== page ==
lot from people who do support the President saying look, you know, this is just the guy they voted for him that's got elected. But look at the economy, everything is great. But if you look at the tweet and we've heard a lot in the past about tweets being official White House statements, so it kind of speaks for itself in a way right?

AREVA MARTIN, CNN LEGAL ANALYST: Yes, so the official White House statement is the President of the United States calling an African- American woman a dog and I get offended when people say -- you know, people in this country are concerned about jobs and education and they're going about their lives. Words matter.

And if you're an African-American person, we can't go about our lives when we are constantly being demeaned by the President of the United States because it's not just what he says it's what his followers latch onto and they give meaning to those words and we know the history of the derogatory word that is being debated on these tapes and when the President calls Omarosa a dog, when he talks about LeBron James, when he talks about Don Lemon, when he talks about Maxine Waters, it's really difficult for us to tell our kids, our African- American kids that they are valued in this country and that they're -- that they're being of their very presence matters in this country.

So I can't go about my life and my job without worrying about how my child is going to be treated and how they're going to grow up in a country when the President demeans after the African-American women.

VAUSE: We'll get you, Gina, because Gina, the White House news briefing on Tuesday, Press Secretary Sarah Sanders was asked a very direct question about the President and the N-word. Here it is.

(BEGIN VIDEO CLIP)

UNIDENTIFIED FEMALE: Can you stand at the podium and guarantee the American people will never hear Donald Trump utter the N-word on a recording on any context.

SANDERS: I can't guarantee anything but I can tell you that the President addressed this question directly. I can tell you that I've never heard it.

UNIDENTIFIED FEMALE: Just to be clear, you can't guarantee it.

SANDERS: Look, I haven't been in every single room.

(END VIDEO CLIP)

VAUSE: So Gina, you know, there's a lot of ducking and weaving there from Sarah Sanders. Why couldn't she just give a direct answer saying no?

LOUDON: Well, I think she had addressed the question several times over and kept saying that she was referring to the President's comment on that. But I also want to respond to your other guest who said you know, as a mother it would concern her. I think we have to keep in mind -- it doesn't make it OK -- but I think we have to keep in mind that there were also five I believe is the number of white men that the President used the same term dog about so I don't think it had anything to do with race.

But I also am the mother of a minority. I adopted a minority child who happens to have Down Syndrome so I encounter bigotry in my life every single day and I just want to assure her and anybody else listening that I would never support a president that would ever --I would never support a president that I believed would ever do any harm to my own child. So I think that's important to note. And I respect her opinion, I just wanted to give mine.

VAUSE: (INAUDIBLE) Areva's name when we introduced her bur Areva meet Gina.

(CROSSTALK)

VAUSE: I'm just looking back at a response, Wendy, from Sarah Sanders not be able to get that direct answer but you know, can't she guarantee that the -- this tape with the President using the n-word does not exist? And Gina said she addressed it but she didn't kind of address it. You know, she kind of ducked and weaved and dodged.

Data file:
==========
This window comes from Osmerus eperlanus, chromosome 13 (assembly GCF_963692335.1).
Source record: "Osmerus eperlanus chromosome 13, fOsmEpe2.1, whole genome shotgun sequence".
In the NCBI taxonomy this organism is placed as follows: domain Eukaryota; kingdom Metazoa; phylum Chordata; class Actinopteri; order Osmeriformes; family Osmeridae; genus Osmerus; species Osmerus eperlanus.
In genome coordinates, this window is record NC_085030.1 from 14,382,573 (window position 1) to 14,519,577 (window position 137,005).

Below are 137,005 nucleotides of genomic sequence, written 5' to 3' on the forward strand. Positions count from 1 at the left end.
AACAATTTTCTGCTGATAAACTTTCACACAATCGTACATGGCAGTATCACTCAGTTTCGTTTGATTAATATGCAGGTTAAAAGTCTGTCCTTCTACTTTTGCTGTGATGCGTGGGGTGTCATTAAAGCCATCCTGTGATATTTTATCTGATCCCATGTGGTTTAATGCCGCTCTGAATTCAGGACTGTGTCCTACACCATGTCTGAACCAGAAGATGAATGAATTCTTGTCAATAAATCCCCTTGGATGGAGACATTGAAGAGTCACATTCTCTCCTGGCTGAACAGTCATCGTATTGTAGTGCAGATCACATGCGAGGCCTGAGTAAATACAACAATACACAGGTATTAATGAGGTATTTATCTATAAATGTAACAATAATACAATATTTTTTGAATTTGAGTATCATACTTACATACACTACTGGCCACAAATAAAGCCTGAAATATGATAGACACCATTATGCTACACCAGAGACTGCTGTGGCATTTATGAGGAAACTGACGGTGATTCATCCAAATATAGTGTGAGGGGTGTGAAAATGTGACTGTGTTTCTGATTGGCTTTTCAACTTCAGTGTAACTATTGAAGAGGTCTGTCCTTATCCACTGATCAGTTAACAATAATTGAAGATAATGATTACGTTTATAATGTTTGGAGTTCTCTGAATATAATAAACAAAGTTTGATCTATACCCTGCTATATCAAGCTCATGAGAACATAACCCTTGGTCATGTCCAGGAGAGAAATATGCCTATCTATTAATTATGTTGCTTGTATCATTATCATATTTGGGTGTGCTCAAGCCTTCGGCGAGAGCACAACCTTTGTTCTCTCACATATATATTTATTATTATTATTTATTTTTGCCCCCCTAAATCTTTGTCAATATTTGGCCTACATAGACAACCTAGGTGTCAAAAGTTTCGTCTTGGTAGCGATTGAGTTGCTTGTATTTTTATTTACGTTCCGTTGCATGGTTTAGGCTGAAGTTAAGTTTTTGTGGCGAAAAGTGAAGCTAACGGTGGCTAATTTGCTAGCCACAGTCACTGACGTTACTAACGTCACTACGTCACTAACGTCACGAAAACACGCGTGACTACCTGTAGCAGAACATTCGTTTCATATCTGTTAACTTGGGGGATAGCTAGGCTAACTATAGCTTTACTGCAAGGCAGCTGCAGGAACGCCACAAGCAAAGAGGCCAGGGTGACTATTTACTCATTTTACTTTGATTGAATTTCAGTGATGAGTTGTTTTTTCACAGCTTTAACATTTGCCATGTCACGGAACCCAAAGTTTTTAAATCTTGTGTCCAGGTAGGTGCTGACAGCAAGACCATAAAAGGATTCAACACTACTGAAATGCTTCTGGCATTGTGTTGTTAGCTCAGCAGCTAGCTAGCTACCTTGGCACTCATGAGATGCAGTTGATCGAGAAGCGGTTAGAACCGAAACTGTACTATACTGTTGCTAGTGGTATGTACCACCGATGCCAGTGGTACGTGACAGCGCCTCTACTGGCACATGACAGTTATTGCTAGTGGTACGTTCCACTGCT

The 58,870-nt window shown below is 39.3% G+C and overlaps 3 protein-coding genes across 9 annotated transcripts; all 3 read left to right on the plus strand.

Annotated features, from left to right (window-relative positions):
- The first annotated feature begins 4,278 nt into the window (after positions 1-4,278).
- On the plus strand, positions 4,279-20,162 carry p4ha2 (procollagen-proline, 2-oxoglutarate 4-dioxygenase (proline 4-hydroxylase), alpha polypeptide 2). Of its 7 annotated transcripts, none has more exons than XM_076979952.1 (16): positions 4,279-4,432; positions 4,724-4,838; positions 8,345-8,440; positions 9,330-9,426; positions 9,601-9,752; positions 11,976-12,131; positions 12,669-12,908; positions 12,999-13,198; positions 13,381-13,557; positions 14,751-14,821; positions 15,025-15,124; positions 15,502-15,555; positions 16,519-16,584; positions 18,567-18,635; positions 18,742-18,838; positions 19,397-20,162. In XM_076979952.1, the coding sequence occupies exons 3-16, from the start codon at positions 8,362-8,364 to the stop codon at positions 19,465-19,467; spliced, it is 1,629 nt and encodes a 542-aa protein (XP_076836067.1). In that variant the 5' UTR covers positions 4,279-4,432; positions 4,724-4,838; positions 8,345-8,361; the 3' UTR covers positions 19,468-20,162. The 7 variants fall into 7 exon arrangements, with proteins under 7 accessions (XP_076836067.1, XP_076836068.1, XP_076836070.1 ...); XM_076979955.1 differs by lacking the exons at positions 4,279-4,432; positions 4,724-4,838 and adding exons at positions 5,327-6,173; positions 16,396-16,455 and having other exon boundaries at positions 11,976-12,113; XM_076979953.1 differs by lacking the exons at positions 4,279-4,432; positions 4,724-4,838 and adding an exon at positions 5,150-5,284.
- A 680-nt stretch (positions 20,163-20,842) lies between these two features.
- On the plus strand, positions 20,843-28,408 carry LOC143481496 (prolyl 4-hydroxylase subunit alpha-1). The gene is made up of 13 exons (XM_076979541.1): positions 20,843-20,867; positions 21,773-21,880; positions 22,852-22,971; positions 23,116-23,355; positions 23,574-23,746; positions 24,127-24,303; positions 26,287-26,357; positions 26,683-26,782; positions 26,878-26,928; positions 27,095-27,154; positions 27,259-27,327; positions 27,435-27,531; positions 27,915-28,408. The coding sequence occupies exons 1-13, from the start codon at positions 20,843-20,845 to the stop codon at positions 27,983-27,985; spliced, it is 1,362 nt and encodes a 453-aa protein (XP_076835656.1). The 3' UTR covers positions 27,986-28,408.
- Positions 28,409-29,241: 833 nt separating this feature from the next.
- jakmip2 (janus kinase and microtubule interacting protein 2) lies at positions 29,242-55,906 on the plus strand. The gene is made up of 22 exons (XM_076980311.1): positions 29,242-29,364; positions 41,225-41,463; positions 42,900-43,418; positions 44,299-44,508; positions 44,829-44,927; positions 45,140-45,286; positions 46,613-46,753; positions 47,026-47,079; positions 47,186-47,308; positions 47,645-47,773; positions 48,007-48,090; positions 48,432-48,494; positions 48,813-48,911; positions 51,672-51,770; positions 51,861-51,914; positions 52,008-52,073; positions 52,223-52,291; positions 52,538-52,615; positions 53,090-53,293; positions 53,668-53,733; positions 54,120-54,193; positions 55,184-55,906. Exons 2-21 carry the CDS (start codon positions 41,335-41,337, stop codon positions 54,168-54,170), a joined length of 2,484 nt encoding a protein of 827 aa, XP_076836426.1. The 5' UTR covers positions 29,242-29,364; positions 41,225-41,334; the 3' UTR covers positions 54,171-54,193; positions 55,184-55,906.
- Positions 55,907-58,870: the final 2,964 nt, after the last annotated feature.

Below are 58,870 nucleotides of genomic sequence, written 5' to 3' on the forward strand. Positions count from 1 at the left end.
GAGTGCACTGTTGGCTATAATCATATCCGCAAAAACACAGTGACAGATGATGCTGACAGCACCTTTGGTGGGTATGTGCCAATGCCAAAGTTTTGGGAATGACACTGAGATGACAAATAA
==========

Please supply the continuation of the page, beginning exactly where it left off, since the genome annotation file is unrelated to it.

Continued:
GREUEL: She did not. A common answer is his remarks or his statement speaks for itself or he you know responded directly when she does not want to be the person answering that question, and she did the same today in this instance. And I think in responding to Gina too, you know, what the President of the United States is doing is sending to the world and to all of our kids that it is OK to call someone a dog whether you are minority or you are some other race or ethnicity. And that is the wrong message about how you should treat others.

And so I think that Sarah Sanders had a hard time defending someone who potentially had used the n-word and she did not want to be on record saying I know that he didn't.

VAUSE: Right. I mean he's a break down for the Washington Post of the President's tweets basically insulting someone's intelligence. Overwhelmingly the target of these tweets, the insult have been directed at Black people. You know, so Areva, if you're presenting this evidence in a court of law, what would this go to in terms of establishing a pattern of behavior and a character if you like?

MARTIN: Well, not only would we -- would I as a lawyer present the tweets that he's directed at African-Americans, John, I would also present his history. Let's look at the evidence. Let's look at you know the discriminatory practices that he and his father engaged in as a related to rental properties and housing in New York. Let's look at the battle he waged against the five African American young men who were cleared of criminal conduct in New York and even after the DNA cleared them he continued to wage a battle against them. Let's look at the ways that he has treated African Americans throughout his professional life, is business life, and this campaign and I think when you look at all of that in its totality, there is but one conclusion which is Donald Trump is a racist. And that's very difficult for people to understand and with all due respect to Gina, you know, it sounds a lot like white privilege. Because if you don't walk in the shoes of an African-American person, you couldn't possibly understand how demeaning and demoralizing it is for him to call a black woman, a dog.